the sentiments and feelings of that distinguished citizen who is now our minister at the court of St. Petersburg. They breathe the spirit of an American who “ cherishes the constitution, under which we are assembled, as the chief stay of his hope; as the light which is destined to gladden his own day by the prospect it sheds over his children.” Let us examine whether the gentleman from Massachusetts falls“ not behind him in such sentiments." The inhabitants of the country which our minister in Russia declared to be of such immense importance to this union are about to be admitted to a participation of those rights which belong to every American citizen, and the country itself incorporated into the United States. Compare, I beseech you, sir, the language of the gentleman from Massachusetts, with that used by the Russian minister. “ If this bill passes, (says the gentleman,) it will justify a revolution in this country; the union will be virtually dissolved; civil war will become sanctified as a matter of right in each of the states, if they are not permitted to separate peaceably; political jealousy is inculcated between the eastern and western states; every circumstance which is calculated in the remotest degree to excite discord and divisions, is studiously adverted to. The inhabitants of Louisiana are represented as wild and uncovered, in the woods, and dependent on the eastern states for clothes to cover their nakedness; they are called at one time the wild men of Missouri, and at another, the Anglo-Hispano-Gallo-Americans, who bask on the sands in the mouth of the Mississippi; and to cap

the climax, we are alarmed with the apprehension, that six new states are to be formed in the west, which are to swallow up the power of the original partners to the constitution, and control the nation. . Are these the suggestions of a mind which “yields to none in its attachments to the constitution ?" Sir, they are the ebullitions of political drunkenness, designed to produce internal “ war, dismemberment and despotism.” I do not think the gentleman from Massachusetts has any

reason to congratulate himself on the reference which he made to the opinions of the Russian minister. On the one hand, we discern nothing but patriotism and union; and on the other, political jealousy, revolution, disunion, and the inseparable associate of these, despotism. But, Mr. Speaker, the people of the eastern states will never give their 'assent to a dissolution of the union. They are bound to the western country by the inseparable ties of nature and of interest. The hardy and adventurous sons of New England will, in a short time, compose a large proportion of the population on the waters of the Mississippi, and, I undertake to assure the gentleman from Massachusetts, that they will never return to break into his house, or the houses of his friends, to filch their children's clothes in order to cover their nakedness." In that new and fertile region, the hand of industry is rewarded with a rich return of the comforts of life, which the liberality of its inhabitants distributes with benevolence and hospitality. Besides these natural bonds, which are every day increasing between the eastern and western portions of the United States, there is a reciprocal advantage in the intercourse which is preserved between them. The western country is peculiarly adapted to the pursuits of agriculture, and the river Mississippi is the great highway, through which their bulky articles are conveyed to a suitable and profitable market.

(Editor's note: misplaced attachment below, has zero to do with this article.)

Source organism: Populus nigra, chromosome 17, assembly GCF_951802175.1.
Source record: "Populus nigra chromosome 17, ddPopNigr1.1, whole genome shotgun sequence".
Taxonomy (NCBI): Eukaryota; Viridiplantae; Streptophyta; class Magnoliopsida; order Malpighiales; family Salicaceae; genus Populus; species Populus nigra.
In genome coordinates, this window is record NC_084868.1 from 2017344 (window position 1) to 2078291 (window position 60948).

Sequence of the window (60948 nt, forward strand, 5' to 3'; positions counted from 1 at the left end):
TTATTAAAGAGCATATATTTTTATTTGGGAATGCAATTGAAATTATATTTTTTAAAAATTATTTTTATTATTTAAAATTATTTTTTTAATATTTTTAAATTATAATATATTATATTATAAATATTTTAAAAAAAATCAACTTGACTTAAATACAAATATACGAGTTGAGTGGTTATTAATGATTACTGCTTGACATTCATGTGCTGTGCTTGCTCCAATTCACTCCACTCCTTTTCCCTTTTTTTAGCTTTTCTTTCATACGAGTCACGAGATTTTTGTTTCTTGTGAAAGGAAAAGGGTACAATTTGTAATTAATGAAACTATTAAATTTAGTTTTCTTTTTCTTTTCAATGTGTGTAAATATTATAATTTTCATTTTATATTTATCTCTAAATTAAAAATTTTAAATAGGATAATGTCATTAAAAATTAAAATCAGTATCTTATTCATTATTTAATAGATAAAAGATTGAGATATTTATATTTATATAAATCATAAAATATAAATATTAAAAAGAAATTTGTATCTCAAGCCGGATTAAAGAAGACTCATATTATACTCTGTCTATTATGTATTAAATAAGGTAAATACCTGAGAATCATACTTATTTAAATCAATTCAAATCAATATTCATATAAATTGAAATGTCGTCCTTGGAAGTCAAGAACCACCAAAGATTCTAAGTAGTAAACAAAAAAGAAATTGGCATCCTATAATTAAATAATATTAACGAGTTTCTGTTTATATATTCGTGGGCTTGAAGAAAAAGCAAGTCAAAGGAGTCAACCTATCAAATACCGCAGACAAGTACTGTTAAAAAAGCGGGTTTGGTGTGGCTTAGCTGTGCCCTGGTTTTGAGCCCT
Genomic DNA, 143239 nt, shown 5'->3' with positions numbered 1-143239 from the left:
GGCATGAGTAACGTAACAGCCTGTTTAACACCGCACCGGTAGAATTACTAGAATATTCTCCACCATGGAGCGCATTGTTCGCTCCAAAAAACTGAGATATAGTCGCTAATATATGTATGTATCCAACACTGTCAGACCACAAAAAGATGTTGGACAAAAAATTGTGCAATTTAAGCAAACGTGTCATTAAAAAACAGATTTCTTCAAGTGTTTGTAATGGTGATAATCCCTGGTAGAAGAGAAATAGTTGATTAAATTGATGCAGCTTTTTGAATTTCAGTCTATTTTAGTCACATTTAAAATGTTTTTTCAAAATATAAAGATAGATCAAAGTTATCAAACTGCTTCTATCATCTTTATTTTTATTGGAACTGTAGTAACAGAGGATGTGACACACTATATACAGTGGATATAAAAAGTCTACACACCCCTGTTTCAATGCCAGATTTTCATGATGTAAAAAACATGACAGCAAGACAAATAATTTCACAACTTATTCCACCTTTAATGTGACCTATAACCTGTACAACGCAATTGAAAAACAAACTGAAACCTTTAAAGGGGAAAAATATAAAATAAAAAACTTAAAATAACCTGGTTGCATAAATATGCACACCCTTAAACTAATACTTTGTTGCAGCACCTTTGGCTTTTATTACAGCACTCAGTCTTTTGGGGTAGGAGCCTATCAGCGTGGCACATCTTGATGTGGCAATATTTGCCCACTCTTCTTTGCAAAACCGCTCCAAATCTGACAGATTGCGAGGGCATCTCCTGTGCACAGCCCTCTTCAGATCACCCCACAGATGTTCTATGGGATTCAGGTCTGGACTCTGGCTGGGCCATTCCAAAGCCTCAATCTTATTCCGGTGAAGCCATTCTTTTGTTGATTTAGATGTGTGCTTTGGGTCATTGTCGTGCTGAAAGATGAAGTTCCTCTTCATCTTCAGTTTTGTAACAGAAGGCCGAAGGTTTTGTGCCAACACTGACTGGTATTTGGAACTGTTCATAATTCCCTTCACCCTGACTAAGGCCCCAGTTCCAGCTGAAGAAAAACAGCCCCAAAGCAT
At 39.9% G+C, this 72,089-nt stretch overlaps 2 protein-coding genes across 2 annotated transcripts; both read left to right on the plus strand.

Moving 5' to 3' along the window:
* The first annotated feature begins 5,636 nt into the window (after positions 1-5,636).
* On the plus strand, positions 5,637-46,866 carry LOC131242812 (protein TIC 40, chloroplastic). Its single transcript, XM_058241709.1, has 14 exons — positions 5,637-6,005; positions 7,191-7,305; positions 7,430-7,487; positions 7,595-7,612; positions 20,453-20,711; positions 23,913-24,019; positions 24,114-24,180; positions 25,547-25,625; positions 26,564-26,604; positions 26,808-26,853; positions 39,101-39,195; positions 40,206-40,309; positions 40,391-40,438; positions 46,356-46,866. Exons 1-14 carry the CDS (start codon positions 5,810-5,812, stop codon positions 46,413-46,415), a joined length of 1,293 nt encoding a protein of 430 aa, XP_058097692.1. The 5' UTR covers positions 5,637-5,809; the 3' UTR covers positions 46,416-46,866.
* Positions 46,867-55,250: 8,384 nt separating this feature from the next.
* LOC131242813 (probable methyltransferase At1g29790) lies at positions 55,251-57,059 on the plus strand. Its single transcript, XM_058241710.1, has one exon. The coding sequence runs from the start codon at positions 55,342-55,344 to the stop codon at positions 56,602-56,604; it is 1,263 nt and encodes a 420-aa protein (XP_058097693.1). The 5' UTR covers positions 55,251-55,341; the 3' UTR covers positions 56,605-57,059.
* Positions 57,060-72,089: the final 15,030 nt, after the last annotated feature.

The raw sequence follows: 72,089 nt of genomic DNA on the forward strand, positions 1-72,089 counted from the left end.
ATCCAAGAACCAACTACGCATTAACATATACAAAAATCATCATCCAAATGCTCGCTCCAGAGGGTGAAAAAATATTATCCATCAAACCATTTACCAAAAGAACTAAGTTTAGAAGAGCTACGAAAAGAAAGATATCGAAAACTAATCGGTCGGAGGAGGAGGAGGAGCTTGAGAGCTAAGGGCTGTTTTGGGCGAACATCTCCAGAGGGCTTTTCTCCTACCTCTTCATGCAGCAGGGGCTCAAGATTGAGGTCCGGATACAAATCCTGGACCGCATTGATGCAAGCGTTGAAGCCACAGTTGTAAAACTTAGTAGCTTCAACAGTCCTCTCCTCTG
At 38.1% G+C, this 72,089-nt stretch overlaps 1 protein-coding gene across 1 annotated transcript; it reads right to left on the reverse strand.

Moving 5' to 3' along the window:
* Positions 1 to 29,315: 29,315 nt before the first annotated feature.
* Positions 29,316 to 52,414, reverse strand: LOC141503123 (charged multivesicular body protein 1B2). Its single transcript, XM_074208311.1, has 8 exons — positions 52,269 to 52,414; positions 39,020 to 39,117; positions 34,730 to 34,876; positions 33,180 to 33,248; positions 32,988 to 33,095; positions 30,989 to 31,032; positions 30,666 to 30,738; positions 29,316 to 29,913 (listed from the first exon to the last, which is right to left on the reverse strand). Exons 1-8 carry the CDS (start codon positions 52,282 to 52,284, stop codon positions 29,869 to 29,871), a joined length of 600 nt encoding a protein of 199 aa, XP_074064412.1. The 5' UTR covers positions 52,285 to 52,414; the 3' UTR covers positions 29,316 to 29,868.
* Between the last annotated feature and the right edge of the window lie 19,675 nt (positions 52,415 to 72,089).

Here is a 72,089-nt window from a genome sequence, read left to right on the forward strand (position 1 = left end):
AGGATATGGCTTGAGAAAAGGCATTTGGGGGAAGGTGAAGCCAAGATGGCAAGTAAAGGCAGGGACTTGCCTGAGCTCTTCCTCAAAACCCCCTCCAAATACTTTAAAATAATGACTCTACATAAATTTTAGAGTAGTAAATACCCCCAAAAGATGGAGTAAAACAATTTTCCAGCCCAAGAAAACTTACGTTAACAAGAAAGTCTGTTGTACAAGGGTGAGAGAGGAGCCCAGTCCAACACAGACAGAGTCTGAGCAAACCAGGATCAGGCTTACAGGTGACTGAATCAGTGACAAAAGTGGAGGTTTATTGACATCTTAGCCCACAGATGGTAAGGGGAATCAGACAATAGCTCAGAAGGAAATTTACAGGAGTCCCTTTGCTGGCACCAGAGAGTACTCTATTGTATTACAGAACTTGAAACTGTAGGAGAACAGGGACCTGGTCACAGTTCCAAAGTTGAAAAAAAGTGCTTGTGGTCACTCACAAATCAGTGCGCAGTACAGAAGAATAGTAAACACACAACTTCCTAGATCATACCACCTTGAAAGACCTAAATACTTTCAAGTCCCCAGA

The eastern states have long been, and will long continue to be, the carriers of these surplus products to the sea-port cities of the United States, to the West Indies and to Europe. Is it not, then, the interest of those, who are engaged in the carrying trade, to give encouragement to agriculture? There are mutual benefits in this interchange of labor, which tends to promote the welfare of each section of the union. No collision of interest can ever exist between the growers of hemp, flour, cotton, tobacco and sugar, and the carrier, who finds employment in their transportation to the countries in which they are consumed. If any

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VOL. II.